Again, the Soyuz 11 crew smelled something bad, and this time, smoke accompanied the stench. Luckily, any panic didn’t last long, as the crew was able to quickly locate the source of the smoke—a malfunctioning part—and fix the problem. All good, right? Well…
All in all, the crew spent 23 days aboard the Salyut 1, beating the previous record for time in spacial orbit by five days. With a record in hand and 141 separate experiments completed, it was time for Dobrovolsky, Volkov, and Patsayev to return home.
The Soviet crew gathered up all of their research—notes, recordings, and more—and loaded it onto the Soyuz 11. All in good health, they boarded their ship, undocked from the station, and readied the ship for re-entry into Earth’s atmosphere. That’s when everything went wrong.
Dobrovolsky and his crew orbited Earth three times before initiating their descent. Mission control radioed the team, cheerful to see them soon on “Mother Earth.” The commander’s reply? “Thank you, be seeing you.”
From there, the Soyuz 11 crew initiated every landing procedure exactly right. The ship’s rockets blasted for the correct length of time, the reentry capsule successfully separated from the hull, and its parachutes deployed. It appeared all was well.
Only, try as they might, mission control was no longer able to contact the Soyuz 11 crew. They radioed in several times, but they received no reply. So when the re-entry capsule landed in remote Kazakhstan, recovery units were concerned as they rushed to the scene.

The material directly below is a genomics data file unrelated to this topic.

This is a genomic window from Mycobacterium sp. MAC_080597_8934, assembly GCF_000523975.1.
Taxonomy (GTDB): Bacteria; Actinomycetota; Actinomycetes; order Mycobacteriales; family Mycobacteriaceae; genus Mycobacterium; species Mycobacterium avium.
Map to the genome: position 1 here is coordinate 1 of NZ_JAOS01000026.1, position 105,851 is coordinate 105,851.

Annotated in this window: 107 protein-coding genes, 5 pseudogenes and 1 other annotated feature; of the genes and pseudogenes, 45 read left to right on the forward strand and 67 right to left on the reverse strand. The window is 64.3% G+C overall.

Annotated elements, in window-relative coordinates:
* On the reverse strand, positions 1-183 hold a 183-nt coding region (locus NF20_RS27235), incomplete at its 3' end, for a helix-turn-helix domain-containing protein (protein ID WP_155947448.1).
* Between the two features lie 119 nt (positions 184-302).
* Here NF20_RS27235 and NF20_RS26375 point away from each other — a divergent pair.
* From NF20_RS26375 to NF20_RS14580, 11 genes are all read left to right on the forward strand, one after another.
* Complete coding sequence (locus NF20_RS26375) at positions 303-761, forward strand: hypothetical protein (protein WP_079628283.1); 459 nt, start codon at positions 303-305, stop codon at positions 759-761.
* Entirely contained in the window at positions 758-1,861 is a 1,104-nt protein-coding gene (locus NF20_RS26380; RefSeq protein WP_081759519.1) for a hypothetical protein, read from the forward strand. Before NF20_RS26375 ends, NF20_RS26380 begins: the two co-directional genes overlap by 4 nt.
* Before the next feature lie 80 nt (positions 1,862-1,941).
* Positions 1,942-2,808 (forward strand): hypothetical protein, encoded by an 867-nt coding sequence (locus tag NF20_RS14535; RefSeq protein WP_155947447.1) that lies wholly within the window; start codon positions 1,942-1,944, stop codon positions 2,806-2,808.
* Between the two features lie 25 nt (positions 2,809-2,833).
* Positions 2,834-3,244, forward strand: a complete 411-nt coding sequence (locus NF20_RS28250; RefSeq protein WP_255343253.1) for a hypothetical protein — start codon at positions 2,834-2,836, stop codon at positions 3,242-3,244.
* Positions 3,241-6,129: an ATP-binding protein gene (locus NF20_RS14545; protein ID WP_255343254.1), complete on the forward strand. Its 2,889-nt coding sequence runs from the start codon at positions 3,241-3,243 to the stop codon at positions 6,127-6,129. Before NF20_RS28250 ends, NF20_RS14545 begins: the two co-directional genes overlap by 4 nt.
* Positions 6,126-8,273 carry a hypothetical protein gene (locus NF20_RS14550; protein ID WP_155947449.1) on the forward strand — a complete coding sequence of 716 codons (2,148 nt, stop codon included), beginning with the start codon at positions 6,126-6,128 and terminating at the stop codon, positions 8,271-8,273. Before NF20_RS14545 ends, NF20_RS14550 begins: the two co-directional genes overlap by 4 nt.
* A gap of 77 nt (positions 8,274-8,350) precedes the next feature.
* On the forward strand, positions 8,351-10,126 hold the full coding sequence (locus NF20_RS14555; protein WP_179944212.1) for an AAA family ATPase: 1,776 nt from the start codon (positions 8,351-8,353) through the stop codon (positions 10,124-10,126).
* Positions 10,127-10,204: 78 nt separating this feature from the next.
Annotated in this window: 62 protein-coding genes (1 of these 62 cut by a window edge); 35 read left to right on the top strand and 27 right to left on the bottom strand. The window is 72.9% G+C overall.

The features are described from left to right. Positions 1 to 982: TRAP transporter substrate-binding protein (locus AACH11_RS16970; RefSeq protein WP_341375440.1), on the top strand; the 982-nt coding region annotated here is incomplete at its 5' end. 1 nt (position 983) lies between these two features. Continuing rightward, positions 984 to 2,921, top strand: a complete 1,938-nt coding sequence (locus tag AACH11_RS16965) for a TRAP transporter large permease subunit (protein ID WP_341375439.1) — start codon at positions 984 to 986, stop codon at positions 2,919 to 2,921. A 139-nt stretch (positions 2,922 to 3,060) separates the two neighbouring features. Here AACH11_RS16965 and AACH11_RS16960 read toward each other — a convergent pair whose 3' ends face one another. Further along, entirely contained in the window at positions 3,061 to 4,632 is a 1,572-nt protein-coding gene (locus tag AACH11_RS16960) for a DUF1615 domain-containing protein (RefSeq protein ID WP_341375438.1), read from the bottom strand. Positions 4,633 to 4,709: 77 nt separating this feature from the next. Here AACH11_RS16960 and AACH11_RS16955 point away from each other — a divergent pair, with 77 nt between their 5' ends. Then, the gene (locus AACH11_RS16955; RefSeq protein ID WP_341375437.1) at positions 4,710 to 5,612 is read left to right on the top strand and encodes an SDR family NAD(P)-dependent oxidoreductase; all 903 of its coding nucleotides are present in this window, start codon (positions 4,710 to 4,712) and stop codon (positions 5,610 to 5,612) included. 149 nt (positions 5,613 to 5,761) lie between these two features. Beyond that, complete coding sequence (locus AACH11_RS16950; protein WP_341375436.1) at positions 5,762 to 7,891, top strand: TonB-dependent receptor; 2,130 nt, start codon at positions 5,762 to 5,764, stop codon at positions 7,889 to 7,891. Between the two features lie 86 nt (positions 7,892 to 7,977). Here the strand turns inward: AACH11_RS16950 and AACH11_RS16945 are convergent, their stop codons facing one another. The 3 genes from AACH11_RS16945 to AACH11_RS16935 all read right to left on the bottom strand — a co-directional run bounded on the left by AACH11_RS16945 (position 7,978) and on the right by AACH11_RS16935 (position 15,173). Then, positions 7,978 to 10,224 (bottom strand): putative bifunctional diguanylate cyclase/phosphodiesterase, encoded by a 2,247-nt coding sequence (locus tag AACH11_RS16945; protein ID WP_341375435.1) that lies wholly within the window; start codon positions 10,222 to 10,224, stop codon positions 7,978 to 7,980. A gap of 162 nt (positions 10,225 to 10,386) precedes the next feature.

Mission control had instructed the Soyuz 11 crew not to exit the spacecraft without assistance. There was no telling what 23 days in space would have on their bodies, so the Soviets wanted medics on hand for immediate treatment.
When the recovery team approached the sealed reentry capsule, it too seemed fine. From the outside, the landing had gone off without a hitch. When the recovery team knocked on the exit hatch, however, no crew member responded. Finally, they opened the hatch themselves.
“On opening the hatch,” reported Russian official Kerim Kerimov in Space Safety Magazine, “they found all three men in their [seats], motionless, with dark-blue patches on their faces and trails of blood from their noses and ears.”
Rescue units rushed to save the three cosmonauts. They removed the men from the reentry capsule, laid them out on the ground, and administered CPR on the still-warm body of Commander Dobrovolsky. It was no use, though. The three men were dead. How did this happen?
As the re-entry capsule fell towards the Earth, an equalization valve regulating air pressure malfunctioned (as many things on the station had). It opened too early and caused the pressure in the capsule to match that of space. The pod became a vacuum at 104 miles above the ground.
The cosmonauts died when the vacuum conditions inside their capsule hemorrhaged all the blood vessels in their brains. In seconds, they were knocked out. Minutes later, they were dead. Officially, their deaths occurred in space.
The Soviet Union posthumously awarded Dobrovolsky, Volkov, and Patsayev with Hero of the Soviet Union gold stars and held a ceremony honoring the cosmonauts. In the end, the USSR, America, and every space-faring country learned a valuable lesson from this tragedy.
Had the three men been wearing the appropriate gear, they would have survived. With that discovery, America and the USSR changed protocol to state that crewmen must always wear a pressurized suit when depressurization is possible. Those three men, thankfully, remain the only people to die in space.
From down on Earth, outer space holds doubtless wonders that we can only imagine, but those brave enough to explore it face some serious dangers. Hopefully, none will ever experience anything like those three cosmonauts did.